Chapter 1 of The Signing Family: What Every Parent Should Know about Sign Communication continued . . .

When parents discover their child is deaf, they go through a period of turmoil as they try to respond to a host of concerns. You may hear that signing helps a deaf child acquire language, but, you wonder, don't all deaf people who sign spend most of their social lives in the Deaf community? [Note: We use the term "Deaf" to refer to people who use sign language as their primary means of communication, and who share the culture of the Deaf community. We use the term "deaf" to refer to the larger group of people who have a hearing loss.] Will signing turn your deaf child away from you and the rest of your family? If you do learn to sign, does that commit you to ignoring the vital role of speech and hearing in your child's life? If you don't sign and your child falls behind in school, will you be at fault? What will happen if you try to learn to sign for several years and never become proficient in it?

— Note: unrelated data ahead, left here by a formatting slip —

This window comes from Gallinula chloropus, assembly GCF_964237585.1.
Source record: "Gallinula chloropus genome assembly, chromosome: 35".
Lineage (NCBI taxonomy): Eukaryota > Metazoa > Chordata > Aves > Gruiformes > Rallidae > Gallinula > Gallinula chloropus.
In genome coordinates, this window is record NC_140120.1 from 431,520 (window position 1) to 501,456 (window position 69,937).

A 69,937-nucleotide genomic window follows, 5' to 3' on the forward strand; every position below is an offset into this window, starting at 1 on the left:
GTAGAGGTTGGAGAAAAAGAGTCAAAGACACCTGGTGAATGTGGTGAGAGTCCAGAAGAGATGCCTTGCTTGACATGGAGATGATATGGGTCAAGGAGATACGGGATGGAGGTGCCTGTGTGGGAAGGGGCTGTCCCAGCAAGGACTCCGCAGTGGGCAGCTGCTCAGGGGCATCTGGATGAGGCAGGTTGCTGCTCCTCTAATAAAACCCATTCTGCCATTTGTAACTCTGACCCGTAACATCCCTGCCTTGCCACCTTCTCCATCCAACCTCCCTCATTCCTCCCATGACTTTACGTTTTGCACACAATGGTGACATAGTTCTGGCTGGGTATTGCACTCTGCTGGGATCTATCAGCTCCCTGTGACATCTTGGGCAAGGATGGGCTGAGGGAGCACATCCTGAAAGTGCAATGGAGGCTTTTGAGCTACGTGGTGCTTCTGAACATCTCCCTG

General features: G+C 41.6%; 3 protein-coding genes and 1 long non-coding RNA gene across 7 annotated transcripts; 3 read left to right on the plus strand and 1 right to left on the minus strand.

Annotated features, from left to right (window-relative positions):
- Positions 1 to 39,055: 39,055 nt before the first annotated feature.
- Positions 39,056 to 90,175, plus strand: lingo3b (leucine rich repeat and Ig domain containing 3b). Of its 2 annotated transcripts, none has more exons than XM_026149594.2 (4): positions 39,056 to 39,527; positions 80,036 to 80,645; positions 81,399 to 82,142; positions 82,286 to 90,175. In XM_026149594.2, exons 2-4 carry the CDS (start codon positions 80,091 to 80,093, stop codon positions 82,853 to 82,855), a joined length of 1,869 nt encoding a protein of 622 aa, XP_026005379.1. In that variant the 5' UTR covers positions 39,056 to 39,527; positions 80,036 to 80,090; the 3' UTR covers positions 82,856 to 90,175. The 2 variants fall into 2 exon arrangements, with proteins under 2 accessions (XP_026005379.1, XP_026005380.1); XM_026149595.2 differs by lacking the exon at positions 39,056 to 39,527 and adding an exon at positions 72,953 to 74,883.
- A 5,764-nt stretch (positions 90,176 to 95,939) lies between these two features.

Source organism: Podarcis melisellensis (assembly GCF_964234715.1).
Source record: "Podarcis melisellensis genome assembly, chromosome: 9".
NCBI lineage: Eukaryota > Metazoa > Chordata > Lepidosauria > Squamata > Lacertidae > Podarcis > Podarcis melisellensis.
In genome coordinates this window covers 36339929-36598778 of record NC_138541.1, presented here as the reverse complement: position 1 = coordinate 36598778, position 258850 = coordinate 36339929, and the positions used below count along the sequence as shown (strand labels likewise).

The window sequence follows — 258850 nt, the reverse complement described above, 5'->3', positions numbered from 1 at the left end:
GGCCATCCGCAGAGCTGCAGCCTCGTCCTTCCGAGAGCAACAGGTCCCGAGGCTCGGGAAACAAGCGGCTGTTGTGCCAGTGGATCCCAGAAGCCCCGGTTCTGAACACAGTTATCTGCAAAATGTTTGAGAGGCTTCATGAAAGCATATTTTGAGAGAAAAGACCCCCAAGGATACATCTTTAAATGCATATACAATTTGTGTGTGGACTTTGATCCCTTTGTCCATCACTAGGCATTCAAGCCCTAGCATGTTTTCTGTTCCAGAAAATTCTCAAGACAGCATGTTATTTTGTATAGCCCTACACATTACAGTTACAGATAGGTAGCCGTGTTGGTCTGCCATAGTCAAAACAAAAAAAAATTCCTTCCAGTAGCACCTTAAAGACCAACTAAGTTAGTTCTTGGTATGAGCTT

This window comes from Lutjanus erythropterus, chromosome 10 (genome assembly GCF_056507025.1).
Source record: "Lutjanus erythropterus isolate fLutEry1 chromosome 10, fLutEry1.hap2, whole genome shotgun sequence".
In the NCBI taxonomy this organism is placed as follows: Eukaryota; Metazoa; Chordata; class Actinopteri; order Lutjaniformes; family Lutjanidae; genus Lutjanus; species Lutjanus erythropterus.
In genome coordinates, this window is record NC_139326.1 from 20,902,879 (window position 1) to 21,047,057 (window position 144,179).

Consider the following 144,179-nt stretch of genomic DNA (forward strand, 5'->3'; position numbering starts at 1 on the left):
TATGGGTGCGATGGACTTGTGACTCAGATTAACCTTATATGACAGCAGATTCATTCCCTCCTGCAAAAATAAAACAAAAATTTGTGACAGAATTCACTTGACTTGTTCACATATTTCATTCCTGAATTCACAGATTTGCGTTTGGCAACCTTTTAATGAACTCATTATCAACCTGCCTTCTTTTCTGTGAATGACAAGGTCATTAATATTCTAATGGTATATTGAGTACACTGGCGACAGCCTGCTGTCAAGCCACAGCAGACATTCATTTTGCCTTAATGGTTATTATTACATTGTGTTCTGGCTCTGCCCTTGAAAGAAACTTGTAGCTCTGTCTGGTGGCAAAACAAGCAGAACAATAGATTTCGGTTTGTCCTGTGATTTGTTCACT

A large part of this book is devoted to descriptions of various types of signed communication that are used in schools to teach deaf children. At this point we would like simply to introduce the terms for these types of signing, which can be divided into three categories.

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